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Despite the debates over marriage equality still going on, seven years ago today the American Psychological Association endorsed marriage equality for same-sex couples, citing that it is healthier and would provide more security for those couples to be able to marry. Even though the largest professional organization of psychologists endorsed same-sex marriage with scientific proof to back it up, marriage equality is still not the law in many states.
These are the official resolutions issued by the APA when they endorsed marriage equality:
THEREFORE BE IT RESOLVED that the
APA believes that it is unfair and discriminatory to deny same-sex couples
legal access to civil marriage and to all its attendant benefits, rights, and
THEREFORE BE IT FURTHER RESOLVED
that APA shall take a leadership role in opposing all discrimination in legal
benefits, rights, and privileges against same-sex couples;
THEREFORE BE IT FURTHER RESOLVED
that APA encourages psychologists to act to eliminate all discrimination
against same-sex couples in their practice, research, education and training
(American Psychological Association, 2002);
THEREFORE BE IT FURTHER RESOLVED
that the APA shall provide scientific and educational resources that inform
public discussion and public policy development regarding sexual orientation
and marriage and that assist its members, divisions, and affiliated state,
provincial, and territorial psychological associations.
While progress has been made against discriminatory policies toward the LGBT community, such as marriage equality being legalized in New York and the repeal of DADT, there is still a lot of work to be done as far as equal rights and benefits for same-sex couples.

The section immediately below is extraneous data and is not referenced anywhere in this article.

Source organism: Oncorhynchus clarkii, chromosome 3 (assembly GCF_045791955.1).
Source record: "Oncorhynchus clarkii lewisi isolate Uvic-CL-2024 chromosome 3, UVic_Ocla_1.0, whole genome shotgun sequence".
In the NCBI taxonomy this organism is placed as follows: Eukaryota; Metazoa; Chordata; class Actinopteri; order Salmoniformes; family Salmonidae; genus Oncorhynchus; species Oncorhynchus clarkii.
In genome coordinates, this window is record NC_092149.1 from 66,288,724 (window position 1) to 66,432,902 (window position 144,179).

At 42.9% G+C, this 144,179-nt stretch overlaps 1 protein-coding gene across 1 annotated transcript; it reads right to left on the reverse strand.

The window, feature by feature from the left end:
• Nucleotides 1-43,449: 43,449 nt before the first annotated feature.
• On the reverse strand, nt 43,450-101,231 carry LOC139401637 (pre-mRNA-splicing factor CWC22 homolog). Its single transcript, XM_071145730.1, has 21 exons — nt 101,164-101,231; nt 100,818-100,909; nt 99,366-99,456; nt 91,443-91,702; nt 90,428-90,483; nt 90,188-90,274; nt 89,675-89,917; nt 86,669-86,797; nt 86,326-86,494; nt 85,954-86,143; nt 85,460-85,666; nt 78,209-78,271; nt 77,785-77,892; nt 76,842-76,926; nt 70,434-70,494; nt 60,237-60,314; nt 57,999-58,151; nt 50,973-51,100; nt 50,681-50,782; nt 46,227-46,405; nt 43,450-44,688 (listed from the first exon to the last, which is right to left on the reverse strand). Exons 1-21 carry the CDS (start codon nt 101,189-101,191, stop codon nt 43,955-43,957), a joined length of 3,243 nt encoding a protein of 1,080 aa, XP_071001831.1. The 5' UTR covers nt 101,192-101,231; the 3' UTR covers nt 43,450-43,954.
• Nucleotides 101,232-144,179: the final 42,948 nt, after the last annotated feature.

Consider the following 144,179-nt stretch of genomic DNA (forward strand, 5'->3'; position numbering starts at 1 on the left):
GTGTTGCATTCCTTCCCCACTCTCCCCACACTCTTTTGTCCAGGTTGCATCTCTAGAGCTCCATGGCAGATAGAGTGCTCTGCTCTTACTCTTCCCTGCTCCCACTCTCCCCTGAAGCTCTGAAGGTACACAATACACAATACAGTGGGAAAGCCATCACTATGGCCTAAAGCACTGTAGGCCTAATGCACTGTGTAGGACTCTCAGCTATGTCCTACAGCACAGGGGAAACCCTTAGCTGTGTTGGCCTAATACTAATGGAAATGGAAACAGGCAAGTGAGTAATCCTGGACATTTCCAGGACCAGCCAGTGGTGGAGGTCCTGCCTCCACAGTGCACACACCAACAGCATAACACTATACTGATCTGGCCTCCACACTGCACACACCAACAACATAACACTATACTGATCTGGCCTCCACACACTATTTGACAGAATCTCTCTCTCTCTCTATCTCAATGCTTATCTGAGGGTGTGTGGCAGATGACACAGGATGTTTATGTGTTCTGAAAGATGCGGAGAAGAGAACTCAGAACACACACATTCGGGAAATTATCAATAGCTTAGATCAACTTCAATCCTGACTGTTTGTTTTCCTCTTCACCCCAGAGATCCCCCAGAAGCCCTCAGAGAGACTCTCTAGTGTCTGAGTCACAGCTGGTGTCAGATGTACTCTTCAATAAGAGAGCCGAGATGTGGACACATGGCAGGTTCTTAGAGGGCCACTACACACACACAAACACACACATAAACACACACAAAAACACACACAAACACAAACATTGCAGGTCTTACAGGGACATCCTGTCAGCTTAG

Voter suppression efforts by governors are picking up across the country, all supposedly in the name of reducing voter fraud when in reality these laws are just reducing the number of voters who can easily access the ballot. Governor John Kasich of Ohio signed an elections reform bill into law at the beginning of July that added numerous restrictions to voting as well as allowed poll workers to refuse to tell voters where they can vote.
- Early voting by mail would be cut to 21 days under the Republican plan.
- The new law would ban early voting by machine anywhere except at county elections offices.
- The legislation also would forbid counties from mailing unsolicited absentee-ballot applications to voters
These restrictions would mean that 4 out of every 10 voters in Columbus alone would not have been able to vote when and where they did in 2008.
In addition to these limitations in Ohio, Governor Scott Walker of Wisconsin signed a similarly restrictive bill into law earlier this year requiring Wisconsin voters to present a photo ID, making it harder to vote for groups like elderly voters, young voters, students, minorities and low-income voters. Now that he has signed that law, Walker is making it even harder on voters by finalizing a plan to close up to 10 offices where people could have obtained photo IDs. All of these efforts are working to suppress the vote and trying to reshape the electorate in time for the 2012 elections rather than encouraging more people to have their voices heard.